US Equities climbed 3.2% in May in sterling terms, but this hides a rather sobering truth.

The Magnificent 6 (Tesla is no longer considered a gang member) ie Microsoft, Apple, Nvidia, Amazon, Meta, and Alphabet account for just over 1% of the companies in the S&P 500 index, but almost 30% by market value. Those six technology companies’ share prices rose in aggregate over 15%, which simple maths tells us the other 70% (494 companies) of that index together lost 1.3%.

The UK market saw the FTSE 100 index of our largest companies rise by 2%, but medium and smaller companies both saw rises of over 4% during the month. UK company shares have gained over 15% through the last 6 months. This does not reflect a sudden reappraisal of our economy’s prospects, but rather a realisation of how cheap the market had become after 3 years in the wilderness.

In the Far East, returns for sterling investors were not so great in May, while bond prices continued to be subdued given the reduced expectations of US rate cuts through the rest of 2024.

Investors in medium risk portfolios will consequently have had lower returns given their equity exposures are around 50-60%, with cash and bonds taking up the balance. However, I believe inflation numbers are being interpreted unduly negatively, and that we’ll have seen rate cuts in Europe, the UK and yes the US by September. This will cut bond yields and increase prices concomitantly.

On the economic front, US data released during May offered mixed messages. The regular survey of supply managers indicated US manufacturing is struggling to gain momentum due to high borrowing costs, restrained business investment in equipment and lower consumer spending. At the same time, producers are battling elevated input costs - half of the 14 industrial sectors reported contracting activity in May, overall manufacturing stagnating, and low order books suggesting demand is weakening. This has renewed speculation on the likelihood of a recession if the US Federal Reserve remains too cautious on rate cuts. On the other hand, a gauge of export demand saw activity picking up, while factory employment was the highest for 2 years.

Former President Trump’s tribulations continue, now adding the title Convicted Felon to his resumé. This has had no effect on markets which still see him holding a narrow lead over incumbent Joe Biden. Sentencing on July 11th might change that dynamic somewhat, so we’ll revisit this later in the campaign.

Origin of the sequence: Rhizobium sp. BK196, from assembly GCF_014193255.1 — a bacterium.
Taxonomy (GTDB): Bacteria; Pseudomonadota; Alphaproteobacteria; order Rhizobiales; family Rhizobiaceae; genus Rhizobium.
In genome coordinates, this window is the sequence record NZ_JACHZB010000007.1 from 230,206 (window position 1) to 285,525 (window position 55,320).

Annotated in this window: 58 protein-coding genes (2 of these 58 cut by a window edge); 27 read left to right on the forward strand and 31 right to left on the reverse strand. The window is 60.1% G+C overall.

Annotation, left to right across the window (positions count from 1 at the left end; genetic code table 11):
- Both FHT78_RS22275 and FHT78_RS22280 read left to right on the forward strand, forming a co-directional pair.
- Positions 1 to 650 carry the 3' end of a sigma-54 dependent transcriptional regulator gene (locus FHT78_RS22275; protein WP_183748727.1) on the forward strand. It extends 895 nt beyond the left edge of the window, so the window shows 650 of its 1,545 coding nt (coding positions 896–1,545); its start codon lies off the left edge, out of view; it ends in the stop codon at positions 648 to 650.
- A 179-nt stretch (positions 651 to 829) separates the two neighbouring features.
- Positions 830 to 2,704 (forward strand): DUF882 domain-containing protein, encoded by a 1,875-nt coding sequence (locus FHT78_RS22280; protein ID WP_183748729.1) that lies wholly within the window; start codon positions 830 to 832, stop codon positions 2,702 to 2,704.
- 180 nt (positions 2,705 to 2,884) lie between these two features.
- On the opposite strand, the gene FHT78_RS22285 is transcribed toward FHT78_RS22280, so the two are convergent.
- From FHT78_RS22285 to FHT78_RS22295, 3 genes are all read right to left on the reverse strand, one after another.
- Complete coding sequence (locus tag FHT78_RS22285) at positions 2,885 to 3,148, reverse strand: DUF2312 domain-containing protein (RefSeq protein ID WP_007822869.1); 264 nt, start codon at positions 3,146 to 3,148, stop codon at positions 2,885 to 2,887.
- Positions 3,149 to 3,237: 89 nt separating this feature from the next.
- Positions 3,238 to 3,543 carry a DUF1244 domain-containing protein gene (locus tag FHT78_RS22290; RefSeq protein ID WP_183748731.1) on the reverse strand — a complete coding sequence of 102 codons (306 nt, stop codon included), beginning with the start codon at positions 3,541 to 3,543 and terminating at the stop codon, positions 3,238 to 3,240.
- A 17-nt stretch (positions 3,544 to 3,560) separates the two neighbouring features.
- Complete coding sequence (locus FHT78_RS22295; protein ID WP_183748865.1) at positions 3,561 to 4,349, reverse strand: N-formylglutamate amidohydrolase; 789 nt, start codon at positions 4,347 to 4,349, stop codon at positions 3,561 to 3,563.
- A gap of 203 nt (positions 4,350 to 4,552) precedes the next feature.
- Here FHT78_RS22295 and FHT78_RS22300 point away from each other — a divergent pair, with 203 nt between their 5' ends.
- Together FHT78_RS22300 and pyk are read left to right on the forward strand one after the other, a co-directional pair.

Of course, the big announcement here was Prime Minister Sunak’s declaration of a snap election, due on 4th July. Frankly from a markets’ viewpoint, the election appears to be a non-event. Note the equity market was unmoved at the news; most participants seem to expect a Labour victory in any case given their 20% lead in the polls – it’s just the scale of the win (or defeat depending on your viewpoint) that is debatable. The bookies price a Labour win at 1/7. 

So, might we expect negative connotations from a Labour win? Markets (and businesses for that matter) like government policy to be financially responsible and reasonably predictable, which allows for a longer-term investment outlook. In my working experience (through 11 previous General Elections), capital markets have been typically nervous about potential Labour policies where the left-wing of the party dominated strategy. The centrist ‘New Labour’ campaign in 1997 successfully cast off the anti-business reputation of its earlier manifestations, winning by a post-war record majority. Keir Starmer’s party seems very keen to distance itself from the more recent socialist version which has suffered four consecutive election defeats, culminating in Jeremy Corbyn’s leadership until 2019. Corbyn was suspended by Labour in 2020 and was blocked from running as a Labour candidate in 2023. Rachel Reeves, a former BoE economist, is likely to be Labour’s choice as Chancellor should they come to power. She is known to be cautious from an economic policy point of view – something of a counterpoint to the experience under Liz Truss’s brief dalliance with leadership. Indeed, last September a Bloomberg survey of investment managers revealed that almost two-thirds of professional investors thought that a Labour victory (or a Labour-led coalition) would be the most ‘market-friendly’ outcome of a forthcoming election. Only 25% thought that a clear Conservative re-election would be best for financial markets.

All that said, a government’s job is to run the country day-to-day; it drafts laws, sets taxes, and decides how much additional finance it needs to borrow to pay for policies it wants to implement. It has no control over interest rates (the independent Bank of England does that), nor control over pre-tax prices of local goods and services (ie inflation), nor private sector wages. In other words, a change of government is unlikely to have any impact on the economy in the short-term.

At this point, I have to apply a caveat – this century is replete with examples of poll data that later proves to have been spurious: Brexit and Trump (both 2016) spring to mind. Similarly, what the market expects a politician to do may not prove prescient; many an earnest politician discovers pragmatism when they gain office. The lesson for us all is not to make investment decisions based on poll numbers, or political posturing.

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